This panel will bring theory and ethnography to bear on how how the past, present and future of driving are implicated in human life, experience, action and imaginaries. It will carve out a new anthropology of automobility.
Driving is deeply embedded in the ways lives and worlds are sustained globally, yet it also maintains an ongoing possibility of death, injury, accidents and serendipitous encounters that change the course of lives. In this panel we are interested in papers that bring theory and ethnography to bear on how how the past, present and future of driving are implicated in human life, experience, action and imaginaries.
The ethnographic sites we are interested in are broad as our core interest is to develop new modes of anthropological thought about and engagement with questions about driving. This includes for instance areas such as everyday commuting, road trips, driving as fieldwork, drink driving, self driving vehicles, driving in unusual places. We are also interested in interdisciplinary papers that bring anthropological insights together with fields such as human geography, design, human-computer interaction and other fields, as well as anthropological responses to the wider landscape of driving research and scholarship.
Ultimately the panel will carve out a new anthropology of automobility. We invite participants to join us on this journey.
This panel is closed to new paper proposals.
How do we learn to know a self-driving car? A pedagogical design anthropology approach to human - technology interaction
This paper demonstrates how a pedagogical design anthropological approach introduces a way of understanding use of self-driving vehicles beyond interactional accounts, by focusing on how technologies become meaningful in the contexts of mundane everyday life circumstances.
How will autonomous driving (AD) features change how people will relate to, and act in and with cars? To understand these and similar questions, research within human-computer interaction (HCI) is concerned with how people will react and interact with the autonomous driving features while driving a self-driving car, and how these features can be designed to be perceived as both easy to use and useful. In this paper we demonstrate how a pedagogical design anthropological approach can push this agenda further by introducing a way of understanding use of AD that accounts for how technologies become meaningful in the contexts of the mundane everyday life circumstances in which they are actually used. This approach entails understanding use of technology beyond the moment of human-technology interaction, as a process in which experiential ways of knowing take over from rational action, and meaning becomes generated through the ongoing use of technologies in everyday life processes. In the context user experience of AD, this translates into a focus on how people learn to use AD features, and to imagine possible experiences of AD in ways that are situated in the mundane routines of everyday life.
We will draw on our ethnographic research into everyday life experiences and expectations of AD cars undertaken between 2016-18, to demonstrate how people need these technologies to become part of their everyday lives, and subsequently need to learn to use them in order to accomplish everyday goals.
Into the eye of the Road Safety storm: a eye(and ear)witness account
This paper looks at the distorted way the institutional world of UNRSC perceives the realities of road danger in low-income countries.
In May 2011, the UN has inaugurated the Global Decade of Action for Road Safety. This initiative marked a decisive turn in the institutional views on road danger worldwide, strengthening the WHO epidemiologist concept that road accidents causing injuries and deaths are a public health issue to be dealt medically, or rather through the promotion of metaphorical medical discourses and the putting in place of preventing practices.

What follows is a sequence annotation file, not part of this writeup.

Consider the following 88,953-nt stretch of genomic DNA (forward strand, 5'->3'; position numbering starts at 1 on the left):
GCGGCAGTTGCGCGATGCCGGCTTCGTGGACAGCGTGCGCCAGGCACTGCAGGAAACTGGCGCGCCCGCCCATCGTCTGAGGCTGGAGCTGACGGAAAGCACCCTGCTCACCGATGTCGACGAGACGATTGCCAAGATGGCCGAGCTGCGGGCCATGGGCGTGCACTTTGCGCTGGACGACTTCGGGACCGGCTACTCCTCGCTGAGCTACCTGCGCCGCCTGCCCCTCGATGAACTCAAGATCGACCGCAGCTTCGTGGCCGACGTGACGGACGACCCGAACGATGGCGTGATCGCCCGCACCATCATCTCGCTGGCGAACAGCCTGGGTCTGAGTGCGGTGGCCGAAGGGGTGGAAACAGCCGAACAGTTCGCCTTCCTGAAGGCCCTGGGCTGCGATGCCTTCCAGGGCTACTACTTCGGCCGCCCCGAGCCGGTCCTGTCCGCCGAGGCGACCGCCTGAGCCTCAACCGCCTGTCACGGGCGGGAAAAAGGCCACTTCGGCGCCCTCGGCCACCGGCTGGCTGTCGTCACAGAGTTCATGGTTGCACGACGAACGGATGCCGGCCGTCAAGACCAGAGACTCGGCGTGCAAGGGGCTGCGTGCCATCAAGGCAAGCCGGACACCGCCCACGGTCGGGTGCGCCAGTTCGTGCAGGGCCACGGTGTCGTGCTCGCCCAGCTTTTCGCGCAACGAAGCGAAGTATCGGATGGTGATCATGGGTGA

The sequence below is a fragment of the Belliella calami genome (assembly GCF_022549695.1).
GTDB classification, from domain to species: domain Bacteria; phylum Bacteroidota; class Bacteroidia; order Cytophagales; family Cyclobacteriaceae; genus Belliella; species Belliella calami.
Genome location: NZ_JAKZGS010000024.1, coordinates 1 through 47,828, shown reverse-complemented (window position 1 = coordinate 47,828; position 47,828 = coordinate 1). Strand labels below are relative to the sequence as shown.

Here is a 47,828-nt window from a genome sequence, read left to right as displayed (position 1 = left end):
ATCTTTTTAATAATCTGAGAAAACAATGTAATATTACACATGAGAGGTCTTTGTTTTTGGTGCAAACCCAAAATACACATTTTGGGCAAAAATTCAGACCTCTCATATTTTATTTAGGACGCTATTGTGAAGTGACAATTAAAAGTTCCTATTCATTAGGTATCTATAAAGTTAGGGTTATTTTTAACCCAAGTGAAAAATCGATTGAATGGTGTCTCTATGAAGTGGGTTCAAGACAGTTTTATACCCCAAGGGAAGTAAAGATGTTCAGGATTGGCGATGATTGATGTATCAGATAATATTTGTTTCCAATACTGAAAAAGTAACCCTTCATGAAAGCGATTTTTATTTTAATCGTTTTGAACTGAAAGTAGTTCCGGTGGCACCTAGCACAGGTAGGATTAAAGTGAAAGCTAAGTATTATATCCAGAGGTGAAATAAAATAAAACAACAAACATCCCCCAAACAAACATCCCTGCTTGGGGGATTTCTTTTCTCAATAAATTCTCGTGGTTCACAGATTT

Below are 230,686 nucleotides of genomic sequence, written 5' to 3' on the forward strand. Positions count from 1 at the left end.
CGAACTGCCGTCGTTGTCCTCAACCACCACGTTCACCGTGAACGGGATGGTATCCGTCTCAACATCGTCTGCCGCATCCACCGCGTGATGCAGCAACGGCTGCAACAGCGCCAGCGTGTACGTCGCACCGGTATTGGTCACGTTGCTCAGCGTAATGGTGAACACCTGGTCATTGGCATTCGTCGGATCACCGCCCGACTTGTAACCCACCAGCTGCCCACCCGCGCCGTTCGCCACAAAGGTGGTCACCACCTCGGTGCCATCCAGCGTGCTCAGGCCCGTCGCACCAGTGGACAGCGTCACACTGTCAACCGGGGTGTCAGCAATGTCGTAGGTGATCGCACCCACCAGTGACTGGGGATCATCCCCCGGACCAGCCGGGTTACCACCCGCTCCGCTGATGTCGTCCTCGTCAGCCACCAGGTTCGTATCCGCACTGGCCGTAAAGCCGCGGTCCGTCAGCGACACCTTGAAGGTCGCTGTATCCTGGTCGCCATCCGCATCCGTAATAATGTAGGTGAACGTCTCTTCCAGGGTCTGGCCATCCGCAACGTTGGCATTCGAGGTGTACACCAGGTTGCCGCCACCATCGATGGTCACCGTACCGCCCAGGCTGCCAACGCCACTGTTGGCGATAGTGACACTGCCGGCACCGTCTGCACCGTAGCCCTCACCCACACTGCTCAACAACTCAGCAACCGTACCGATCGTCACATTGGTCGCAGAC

The composition, dynamics and negotiation processes of the UNRSC, a mixed UN forum with consultative status for the UN secretary general, impact directly on the national policies connected to the Decade of Action, for it was from such body that this global initiative was funnelled, and it is this body that monitors and evaluates it.
The present paper proposal offers a sneak view of how the UNRSC was involved in bringing low-income countries, regional organisations and NGOs to the Decade of Action initiative, and how difficult it is to gauge the current reality of road risk in the emerging world from the too abstract and formal world which UNRSC partners inhabit.
Life and death in a place-non-place
Driving the M3 free/tollway in Melbourne registers both Marc Augé's and Peter Merriman's places of automobility. This paper presents two temporal, urban interventions. The first concerns nature as life and the second the permissibility of commemorative memorials of a death that may also dwell.
Peter Merriman argues that the processes of consultation, design, construction and ultimate use of a motorway create a place from automobility. Marc Augé identifies this infrastructure for the rapid movement of goods and people as being a place devoid of history, relations or identity: a non-place where the anthropology is that of us as the other.
The publicly built, owned and managed Eastern Freeway (F19) was constructed in four stages over 25 years (1971-1996) and traverses 18 kilometres of Melbourne's eastern suburbs. It is a piece of modernist road engineering and design that was the site of the most violent and protracted urban battle in Melbourne's history. The Eastlink Tollway is the privatized extension of the F19. It was constructed in multiple sections simultaneously over 4 years (2002-2006). Its structure is of postmodern design and described as a 39-kilometre artwork. The union of these two roads was the site of protest resulting in a tunnel to conserve natural habitat. The public F19 and the private Eastlink share the name M3 but each retains their respective caricature of place and non-place in design and use.
Driving time in this space (2006 - 2014) served as a longitudinal and experiential site assessment to create two sets of temporal interventions in the M3 as place-non-place. The first is based in nature (waterways and flora) as a life that dwells in this landscape. The second concerns the permissibility of commemorative roadside memorials as signifying a death that may also dwell in this place.
Mixing drive-along ethnography and WOz testing on public roads: the example of control hand-over experience
In this paper, we examine how an anthropological understanding of driving can benefit from engaging with engineering and design based experimental testing in the context of developing autonomous driving cars for future mobility.